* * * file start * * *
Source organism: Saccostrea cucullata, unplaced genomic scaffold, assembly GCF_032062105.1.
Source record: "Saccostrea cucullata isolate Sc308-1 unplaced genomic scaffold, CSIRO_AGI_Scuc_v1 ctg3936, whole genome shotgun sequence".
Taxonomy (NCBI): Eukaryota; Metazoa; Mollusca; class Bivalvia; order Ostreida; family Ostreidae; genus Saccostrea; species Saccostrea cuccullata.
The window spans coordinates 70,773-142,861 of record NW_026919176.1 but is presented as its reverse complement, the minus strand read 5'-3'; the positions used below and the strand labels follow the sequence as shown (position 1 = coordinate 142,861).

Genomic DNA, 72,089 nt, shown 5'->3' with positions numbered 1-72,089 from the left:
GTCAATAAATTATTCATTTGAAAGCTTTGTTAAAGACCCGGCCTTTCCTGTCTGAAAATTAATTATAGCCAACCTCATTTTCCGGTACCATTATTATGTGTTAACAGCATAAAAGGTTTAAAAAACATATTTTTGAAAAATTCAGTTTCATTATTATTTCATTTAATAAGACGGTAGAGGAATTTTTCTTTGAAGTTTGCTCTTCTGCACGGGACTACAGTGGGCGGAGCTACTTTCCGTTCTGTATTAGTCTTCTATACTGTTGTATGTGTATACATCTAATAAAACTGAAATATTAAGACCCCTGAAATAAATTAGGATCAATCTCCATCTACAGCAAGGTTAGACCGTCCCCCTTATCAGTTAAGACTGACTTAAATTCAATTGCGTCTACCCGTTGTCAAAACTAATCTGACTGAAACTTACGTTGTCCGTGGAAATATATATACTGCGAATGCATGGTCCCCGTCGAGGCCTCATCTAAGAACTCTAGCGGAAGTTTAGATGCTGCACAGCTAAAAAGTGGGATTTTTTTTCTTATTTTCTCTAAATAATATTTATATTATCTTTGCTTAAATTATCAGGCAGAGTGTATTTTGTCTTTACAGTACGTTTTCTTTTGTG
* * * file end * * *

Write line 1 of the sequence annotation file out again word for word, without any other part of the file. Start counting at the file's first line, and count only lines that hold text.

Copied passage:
Source organism: Saccostrea cucullata, unplaced genomic scaffold, assembly GCF_032062105.1.